After all the research is read and applied, there remains one enduring, simple plan. It worked for me to do the Vertical Mile and has been followed by elite athletes for ages. And it’s pretty easy to remember if difficult to do: Push your mind and body in training day after day. Do 15 or 20 repeats or whatever measure applies to your sport, to exhaustion, then do another. Athletes can all recognize when they have truly hit exhaustion, the time to gather your stuff and go home. That’s the time to do one or two more. Don’t worry about what your Fitbit or Apple Watch or heart rate or VO2 max is telling you each day. Look for trends over weeks or longer periods of time. For me the command once I hit exhaustion was to keep my legs moving on the stairs. I was far too exhausted to actually run up the stairs two at a time. Then an amazing thing started to happen. The 10 repetitions going up the 13 floors no longer felt exhausting so I moved on to 15. After about six weeks the 15 felt like a “normal” workout, so I moved on to 20. The first time I did 20 I took a nap later in the day. Then one day sitting down for dinner the thought crossed my mind that I had missed a workout. I had not. I no longer had the overwhelming fatigue of having done 13 floors 20 times earlier in the day. The physical benefits are obvious, but there is also brain training going on. The brain learns “Yes you can do it”. The brain can also act out like a stubborn two-year-old.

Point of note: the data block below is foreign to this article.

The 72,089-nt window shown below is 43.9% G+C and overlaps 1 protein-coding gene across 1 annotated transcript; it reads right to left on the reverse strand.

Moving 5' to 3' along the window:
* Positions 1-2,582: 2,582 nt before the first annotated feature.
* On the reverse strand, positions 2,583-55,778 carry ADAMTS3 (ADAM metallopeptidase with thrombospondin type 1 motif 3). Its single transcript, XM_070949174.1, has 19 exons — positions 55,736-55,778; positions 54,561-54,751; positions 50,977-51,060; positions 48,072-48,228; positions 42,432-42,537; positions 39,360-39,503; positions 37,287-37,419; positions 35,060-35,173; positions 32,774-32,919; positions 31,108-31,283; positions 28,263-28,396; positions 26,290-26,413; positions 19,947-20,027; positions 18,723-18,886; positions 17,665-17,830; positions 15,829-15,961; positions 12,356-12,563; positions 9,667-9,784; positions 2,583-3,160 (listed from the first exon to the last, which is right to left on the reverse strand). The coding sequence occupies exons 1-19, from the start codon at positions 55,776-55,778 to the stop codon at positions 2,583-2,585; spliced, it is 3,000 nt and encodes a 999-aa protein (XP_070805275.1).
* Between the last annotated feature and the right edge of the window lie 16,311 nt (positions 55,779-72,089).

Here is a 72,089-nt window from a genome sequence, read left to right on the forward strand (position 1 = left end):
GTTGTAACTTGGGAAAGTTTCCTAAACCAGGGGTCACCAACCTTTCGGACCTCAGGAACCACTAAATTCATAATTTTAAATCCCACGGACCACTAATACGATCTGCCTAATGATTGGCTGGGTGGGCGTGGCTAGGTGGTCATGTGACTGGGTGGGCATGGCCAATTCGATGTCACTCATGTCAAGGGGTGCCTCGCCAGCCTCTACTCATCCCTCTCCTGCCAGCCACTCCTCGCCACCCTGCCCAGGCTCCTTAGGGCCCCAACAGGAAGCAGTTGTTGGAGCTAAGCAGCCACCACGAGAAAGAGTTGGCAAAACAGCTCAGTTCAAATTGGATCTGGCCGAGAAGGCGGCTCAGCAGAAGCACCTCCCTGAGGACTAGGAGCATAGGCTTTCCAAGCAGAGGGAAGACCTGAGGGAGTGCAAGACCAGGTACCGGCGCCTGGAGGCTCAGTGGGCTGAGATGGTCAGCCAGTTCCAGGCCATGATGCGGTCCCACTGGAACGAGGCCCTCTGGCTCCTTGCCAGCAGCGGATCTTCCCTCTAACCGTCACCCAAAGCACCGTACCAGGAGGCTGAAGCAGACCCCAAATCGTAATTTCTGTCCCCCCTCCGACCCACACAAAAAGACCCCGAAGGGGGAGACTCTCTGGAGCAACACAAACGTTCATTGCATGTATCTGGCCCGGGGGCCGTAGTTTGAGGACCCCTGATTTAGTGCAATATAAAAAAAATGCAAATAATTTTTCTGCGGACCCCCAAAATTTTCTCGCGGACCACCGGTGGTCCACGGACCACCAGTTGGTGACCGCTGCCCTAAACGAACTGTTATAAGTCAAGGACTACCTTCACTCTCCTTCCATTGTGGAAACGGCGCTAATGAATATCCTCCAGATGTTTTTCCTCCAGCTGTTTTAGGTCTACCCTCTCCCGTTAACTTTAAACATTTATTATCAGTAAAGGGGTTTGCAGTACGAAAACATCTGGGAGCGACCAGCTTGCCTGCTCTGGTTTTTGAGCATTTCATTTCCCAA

I had just crossed the timing line to begin the 12th and final trial of the Vertical Mile and it happened. My brain said “you’re done”. What! No, I’m not said the good angel on my right shoulder. The bad angel on the left said “You’re goal was to finish the Vertical Mile. It’s now in the books. To be official you had to begin trial 12 before the 2.5-hour limit. You did that”. There is no doubt in my mind that this mental drama had an effect on my ability to climb. Had the rules been to finish at the top of the 12th trial I am sure my time on the last trial would have been a lot faster. The brain is a powerful thing. The final time was one hour 43 minutes, well under the time limit of 2.5 hours.

Want the most bang for your buck (and time) in an exercise routine? Try the stairs. You won’t do two at a time at first but if you stick at it you will find that wonderful, exciting time where one stair at a time feels awkward and you just automatically find yourself doing two. It will hurt like hell at first (it’s the most challenging exercise there is) but if you keep at it you may, like me, find yourself at the starting line in a race to the top of a building.